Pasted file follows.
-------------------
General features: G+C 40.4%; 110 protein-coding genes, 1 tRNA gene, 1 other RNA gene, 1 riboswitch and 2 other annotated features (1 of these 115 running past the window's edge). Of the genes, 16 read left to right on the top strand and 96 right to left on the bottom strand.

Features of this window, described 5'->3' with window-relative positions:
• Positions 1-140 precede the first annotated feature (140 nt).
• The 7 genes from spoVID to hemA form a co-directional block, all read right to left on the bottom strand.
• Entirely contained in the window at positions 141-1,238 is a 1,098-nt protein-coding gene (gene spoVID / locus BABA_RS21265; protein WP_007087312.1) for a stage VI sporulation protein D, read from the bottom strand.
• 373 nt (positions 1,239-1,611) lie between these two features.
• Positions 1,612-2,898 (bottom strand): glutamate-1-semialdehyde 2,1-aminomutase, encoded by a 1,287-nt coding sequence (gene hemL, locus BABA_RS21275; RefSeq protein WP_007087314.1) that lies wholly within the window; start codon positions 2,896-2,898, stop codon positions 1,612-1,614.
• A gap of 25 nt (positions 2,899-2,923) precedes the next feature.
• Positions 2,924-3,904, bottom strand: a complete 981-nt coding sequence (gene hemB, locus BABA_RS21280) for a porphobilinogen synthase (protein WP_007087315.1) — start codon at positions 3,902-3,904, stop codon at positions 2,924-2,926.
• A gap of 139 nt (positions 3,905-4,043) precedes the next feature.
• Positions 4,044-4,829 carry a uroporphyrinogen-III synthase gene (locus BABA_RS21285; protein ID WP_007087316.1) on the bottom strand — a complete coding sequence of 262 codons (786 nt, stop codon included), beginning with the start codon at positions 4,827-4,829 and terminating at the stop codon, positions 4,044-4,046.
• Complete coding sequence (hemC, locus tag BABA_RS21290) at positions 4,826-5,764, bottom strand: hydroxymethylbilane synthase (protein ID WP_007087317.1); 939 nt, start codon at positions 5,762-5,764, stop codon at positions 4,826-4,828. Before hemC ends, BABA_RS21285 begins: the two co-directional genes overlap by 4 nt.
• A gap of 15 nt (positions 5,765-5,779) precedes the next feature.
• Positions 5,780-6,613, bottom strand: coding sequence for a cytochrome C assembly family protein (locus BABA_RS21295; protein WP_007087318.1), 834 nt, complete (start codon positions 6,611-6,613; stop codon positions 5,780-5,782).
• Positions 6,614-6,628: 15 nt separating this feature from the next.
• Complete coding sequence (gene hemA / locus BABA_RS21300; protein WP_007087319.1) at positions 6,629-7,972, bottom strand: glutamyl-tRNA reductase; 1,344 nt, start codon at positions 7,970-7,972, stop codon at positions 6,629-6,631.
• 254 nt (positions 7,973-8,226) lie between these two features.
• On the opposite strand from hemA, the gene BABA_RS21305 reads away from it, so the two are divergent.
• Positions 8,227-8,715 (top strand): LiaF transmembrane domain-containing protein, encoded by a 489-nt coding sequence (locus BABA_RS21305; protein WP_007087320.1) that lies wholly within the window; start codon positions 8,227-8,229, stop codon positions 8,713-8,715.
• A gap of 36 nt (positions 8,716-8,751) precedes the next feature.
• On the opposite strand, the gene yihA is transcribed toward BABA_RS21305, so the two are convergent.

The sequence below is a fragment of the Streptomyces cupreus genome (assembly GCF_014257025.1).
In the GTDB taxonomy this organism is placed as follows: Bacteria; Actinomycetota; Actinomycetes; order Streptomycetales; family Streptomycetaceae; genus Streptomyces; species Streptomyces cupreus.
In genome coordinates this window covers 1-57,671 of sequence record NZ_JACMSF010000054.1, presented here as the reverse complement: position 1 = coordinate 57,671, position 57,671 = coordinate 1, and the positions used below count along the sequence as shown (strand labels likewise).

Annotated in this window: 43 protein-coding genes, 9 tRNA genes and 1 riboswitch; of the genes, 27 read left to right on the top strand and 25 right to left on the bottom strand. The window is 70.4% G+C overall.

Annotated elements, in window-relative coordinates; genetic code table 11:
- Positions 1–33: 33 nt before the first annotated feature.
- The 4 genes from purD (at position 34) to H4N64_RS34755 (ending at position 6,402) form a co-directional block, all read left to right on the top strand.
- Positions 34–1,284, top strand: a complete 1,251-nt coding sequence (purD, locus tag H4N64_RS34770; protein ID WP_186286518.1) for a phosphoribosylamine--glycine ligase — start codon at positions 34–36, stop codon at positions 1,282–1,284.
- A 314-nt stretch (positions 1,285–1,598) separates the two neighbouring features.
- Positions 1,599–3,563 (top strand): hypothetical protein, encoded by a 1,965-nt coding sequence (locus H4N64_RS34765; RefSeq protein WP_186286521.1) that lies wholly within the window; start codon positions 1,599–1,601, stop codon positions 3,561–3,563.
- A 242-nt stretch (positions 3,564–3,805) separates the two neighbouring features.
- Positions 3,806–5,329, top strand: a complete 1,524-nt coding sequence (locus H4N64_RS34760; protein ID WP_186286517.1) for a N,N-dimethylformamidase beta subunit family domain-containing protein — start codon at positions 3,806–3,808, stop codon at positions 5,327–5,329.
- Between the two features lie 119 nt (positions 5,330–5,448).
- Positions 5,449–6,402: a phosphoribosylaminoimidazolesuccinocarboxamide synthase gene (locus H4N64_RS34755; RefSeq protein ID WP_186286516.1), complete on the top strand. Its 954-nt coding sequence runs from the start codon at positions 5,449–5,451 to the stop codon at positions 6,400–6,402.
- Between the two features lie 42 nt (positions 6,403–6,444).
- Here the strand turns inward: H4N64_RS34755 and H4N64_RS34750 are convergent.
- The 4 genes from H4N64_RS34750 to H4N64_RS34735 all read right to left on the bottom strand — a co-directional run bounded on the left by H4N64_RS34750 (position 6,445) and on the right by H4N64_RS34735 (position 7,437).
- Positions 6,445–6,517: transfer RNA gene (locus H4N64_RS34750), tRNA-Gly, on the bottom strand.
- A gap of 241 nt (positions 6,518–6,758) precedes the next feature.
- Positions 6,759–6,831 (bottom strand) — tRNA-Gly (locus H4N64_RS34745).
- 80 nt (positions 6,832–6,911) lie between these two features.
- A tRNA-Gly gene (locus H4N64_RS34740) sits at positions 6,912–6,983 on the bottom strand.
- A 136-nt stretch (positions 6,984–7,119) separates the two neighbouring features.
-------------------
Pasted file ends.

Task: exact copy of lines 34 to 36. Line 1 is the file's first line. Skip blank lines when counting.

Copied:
- Between the two features lie 119 nt (positions 5,330–5,448).
- Positions 5,449–6,402: a phosphoribosylaminoimidazolesuccinocarboxamide synthase gene (locus H4N64_RS34755; RefSeq protein ID WP_186286516.1), complete on the top strand. Its 954-nt coding sequence runs from the start codon at positions 5,449–5,451 to the stop codon at positions 6,400–6,402.
- Between the two features lie 42 nt (positions 6,403–6,444).